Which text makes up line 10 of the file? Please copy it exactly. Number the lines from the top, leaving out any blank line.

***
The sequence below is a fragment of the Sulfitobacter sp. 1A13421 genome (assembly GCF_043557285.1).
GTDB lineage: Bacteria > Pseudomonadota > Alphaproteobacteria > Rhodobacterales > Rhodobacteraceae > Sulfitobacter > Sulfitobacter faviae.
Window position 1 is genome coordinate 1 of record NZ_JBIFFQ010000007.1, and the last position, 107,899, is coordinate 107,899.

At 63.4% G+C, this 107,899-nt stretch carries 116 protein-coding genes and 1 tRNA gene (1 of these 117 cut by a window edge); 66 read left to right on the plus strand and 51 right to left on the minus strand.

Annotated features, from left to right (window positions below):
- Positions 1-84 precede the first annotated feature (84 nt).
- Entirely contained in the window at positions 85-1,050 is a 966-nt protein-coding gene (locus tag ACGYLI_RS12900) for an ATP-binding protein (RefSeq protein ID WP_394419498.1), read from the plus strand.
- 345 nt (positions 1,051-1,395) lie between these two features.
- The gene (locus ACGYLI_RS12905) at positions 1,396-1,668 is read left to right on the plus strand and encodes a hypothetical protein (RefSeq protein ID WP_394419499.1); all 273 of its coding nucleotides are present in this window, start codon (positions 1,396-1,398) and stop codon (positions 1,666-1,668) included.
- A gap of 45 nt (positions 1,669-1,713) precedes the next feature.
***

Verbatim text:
- A gap of 45 nt (positions 1,669-1,713) precedes the next feature.